I am drinking an Anchor Steam Beer (which is weird because I could’ve sworn it was a Sierra Nevada Pale Ale when I bought it.)
“What a drag it is, these gold lamé jeans. Is this the coolest way to get through your teens?” asked Alice Cooper on “Teenage Lament ’74.” It’s a weird song, by Alice standards. It’s one of the last songs recorded by his original band, on an album called Muscle of Love. I get weird feelings when I think about that record. (I am using the word “weird” a lot tonight. Weird.) It’s a record full of…interesting songs about bankrobbers and yokels in the big city and…muscles of love but it has no underlying concept, unlike earlier Alice albums like Billion Dollar Babies, Killer and School’s Out. The songs are good but it’s just not cohesive. And listening to it, knowing after the fact it was their last album together and that they’d already peaked? It was a bit depressing.
(As a teen, I was so fixated on Alice Cooper that at one point, at age 13, I lived in a state of anxiety that maybe I was a homosexual. That anxiety was neutralized by my discover of Playboy magazine.)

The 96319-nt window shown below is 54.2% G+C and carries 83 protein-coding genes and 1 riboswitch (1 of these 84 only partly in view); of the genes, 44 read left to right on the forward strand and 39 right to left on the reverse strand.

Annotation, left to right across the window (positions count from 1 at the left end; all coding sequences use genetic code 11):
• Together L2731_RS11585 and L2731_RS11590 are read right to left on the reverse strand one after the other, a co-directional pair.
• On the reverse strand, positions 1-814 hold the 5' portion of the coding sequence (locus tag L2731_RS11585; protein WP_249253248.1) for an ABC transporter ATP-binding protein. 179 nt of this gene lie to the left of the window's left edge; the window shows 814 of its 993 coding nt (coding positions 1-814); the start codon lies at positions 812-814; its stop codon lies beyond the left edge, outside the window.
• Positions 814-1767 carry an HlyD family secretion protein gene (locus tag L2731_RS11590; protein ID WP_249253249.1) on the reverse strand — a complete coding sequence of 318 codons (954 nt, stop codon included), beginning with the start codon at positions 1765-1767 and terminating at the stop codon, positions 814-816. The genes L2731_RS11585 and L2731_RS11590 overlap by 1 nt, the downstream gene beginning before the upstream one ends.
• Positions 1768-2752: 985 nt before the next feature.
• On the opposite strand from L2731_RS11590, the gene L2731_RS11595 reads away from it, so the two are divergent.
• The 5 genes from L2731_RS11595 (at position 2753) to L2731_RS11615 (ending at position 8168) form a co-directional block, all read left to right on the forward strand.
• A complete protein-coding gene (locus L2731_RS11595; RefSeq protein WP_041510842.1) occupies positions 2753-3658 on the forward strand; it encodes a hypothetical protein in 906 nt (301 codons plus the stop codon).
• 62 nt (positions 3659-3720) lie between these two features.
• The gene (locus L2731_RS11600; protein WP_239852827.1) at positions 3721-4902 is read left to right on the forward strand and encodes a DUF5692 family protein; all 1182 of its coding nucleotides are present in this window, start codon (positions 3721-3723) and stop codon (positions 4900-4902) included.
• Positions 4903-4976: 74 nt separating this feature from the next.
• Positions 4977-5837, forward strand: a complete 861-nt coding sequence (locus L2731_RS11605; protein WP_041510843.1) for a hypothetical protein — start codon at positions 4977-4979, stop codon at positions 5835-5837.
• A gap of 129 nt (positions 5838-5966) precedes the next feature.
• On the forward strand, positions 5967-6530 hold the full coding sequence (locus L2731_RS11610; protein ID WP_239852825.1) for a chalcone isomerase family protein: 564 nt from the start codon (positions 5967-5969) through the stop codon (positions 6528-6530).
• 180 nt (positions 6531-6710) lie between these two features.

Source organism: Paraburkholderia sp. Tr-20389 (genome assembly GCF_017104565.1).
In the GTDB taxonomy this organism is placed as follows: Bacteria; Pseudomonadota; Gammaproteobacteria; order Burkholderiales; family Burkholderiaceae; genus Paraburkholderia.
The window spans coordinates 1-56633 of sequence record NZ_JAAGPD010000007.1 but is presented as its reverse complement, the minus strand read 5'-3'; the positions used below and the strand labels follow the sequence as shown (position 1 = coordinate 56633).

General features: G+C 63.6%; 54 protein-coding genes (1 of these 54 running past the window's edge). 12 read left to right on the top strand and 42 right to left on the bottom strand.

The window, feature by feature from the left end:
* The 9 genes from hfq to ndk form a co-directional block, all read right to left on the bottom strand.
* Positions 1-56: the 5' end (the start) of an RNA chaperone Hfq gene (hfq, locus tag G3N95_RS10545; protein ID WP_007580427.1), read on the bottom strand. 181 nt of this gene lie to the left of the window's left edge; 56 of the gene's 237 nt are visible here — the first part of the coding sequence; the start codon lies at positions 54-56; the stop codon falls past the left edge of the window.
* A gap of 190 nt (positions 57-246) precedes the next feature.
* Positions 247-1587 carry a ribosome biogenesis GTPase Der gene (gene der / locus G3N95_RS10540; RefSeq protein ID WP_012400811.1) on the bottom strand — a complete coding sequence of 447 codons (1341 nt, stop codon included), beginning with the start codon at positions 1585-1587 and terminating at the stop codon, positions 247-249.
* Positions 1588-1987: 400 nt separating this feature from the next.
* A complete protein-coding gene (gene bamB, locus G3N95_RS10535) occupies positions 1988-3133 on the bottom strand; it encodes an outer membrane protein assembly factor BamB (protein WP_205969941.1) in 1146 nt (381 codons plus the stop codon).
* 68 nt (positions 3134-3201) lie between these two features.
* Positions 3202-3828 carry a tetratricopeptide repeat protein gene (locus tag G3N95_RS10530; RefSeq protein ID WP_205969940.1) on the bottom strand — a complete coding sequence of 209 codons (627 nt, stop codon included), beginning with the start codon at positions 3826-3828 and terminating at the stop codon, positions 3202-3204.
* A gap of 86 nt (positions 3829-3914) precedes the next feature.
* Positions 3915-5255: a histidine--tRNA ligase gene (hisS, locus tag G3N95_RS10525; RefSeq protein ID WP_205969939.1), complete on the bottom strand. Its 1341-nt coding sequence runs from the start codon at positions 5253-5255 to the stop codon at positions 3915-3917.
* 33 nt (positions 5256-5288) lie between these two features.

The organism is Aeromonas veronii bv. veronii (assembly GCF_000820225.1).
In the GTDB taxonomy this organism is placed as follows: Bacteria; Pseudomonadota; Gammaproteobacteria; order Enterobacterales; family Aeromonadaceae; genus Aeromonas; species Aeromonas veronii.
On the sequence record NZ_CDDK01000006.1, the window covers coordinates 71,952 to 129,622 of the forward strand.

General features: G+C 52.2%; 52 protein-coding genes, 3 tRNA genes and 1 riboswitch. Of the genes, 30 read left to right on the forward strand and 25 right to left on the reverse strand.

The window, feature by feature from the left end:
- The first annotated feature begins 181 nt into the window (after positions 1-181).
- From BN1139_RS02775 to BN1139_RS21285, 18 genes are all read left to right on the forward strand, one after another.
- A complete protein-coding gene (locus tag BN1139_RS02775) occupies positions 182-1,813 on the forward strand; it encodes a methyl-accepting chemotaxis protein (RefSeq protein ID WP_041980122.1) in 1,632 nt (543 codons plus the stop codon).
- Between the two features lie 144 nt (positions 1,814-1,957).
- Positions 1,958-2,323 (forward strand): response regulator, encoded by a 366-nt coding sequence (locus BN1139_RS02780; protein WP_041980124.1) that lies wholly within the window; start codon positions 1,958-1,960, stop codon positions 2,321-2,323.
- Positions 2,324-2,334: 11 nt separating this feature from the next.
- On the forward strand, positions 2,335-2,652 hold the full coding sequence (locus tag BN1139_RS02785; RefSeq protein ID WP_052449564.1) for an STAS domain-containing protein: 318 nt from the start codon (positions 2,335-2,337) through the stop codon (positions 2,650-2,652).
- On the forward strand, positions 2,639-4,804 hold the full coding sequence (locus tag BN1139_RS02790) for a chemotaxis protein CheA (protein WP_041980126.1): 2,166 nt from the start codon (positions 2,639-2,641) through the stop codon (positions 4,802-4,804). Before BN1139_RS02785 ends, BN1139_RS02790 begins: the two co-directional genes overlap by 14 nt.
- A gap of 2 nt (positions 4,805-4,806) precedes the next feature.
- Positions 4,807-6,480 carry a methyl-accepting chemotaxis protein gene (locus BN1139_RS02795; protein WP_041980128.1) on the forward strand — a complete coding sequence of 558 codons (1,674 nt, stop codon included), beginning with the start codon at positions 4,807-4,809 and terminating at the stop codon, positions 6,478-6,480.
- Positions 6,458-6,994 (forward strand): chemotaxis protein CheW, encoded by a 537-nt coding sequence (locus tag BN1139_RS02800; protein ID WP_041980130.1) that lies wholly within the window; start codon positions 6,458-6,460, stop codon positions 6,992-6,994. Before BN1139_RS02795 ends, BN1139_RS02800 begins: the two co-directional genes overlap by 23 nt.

One of the most pleasurable afternoons of my entire life was spent on the couch in my living room on a spring afternoon, reading Alice Cooper, a paperback issued by Circus magazine. I laid on that couch all afternoon, undisturbed, lost in the moment, reading in twisted delight about the twisted origins of this twisted rock and roll hero. More recently, I sold off most of my rock and roll biographies and related books (including another Alice bio I bought for $8 in 1978 and sold last month in trashed condition to some other Alice junkie for $150) but kept that Circus paperback. I am not terribly sentimental but there’s such a good memory attached to that book that I had to keep it.
After Alice, I became a stone Tom Petty fan. I spent the summer of ’80 wearing out the grooves of his You’re Gonna Get It album (which was two years old then). At one time, Petty rated it his least favorite of his albums but what the fuck does he know? Was he ever as big a Petty fan as I was? You’re Gonna Get It was the Heartbreakers’ last indie album, before there was such a thing as “indie.” It was released by tiny Shelter Records, who later sold out to MCA. The band were still struggling (and they would struggle even more after becoming associated with MCA) but it’s the album that put them on the cusp of stardom. It’s rock and roll through and through: rough, rugged, rootsy, raw and a lotta other “R” words. Not to be too sentimental, but You’re Gonna Get It was my 14th summer. It’s a record that’s very close to my heart.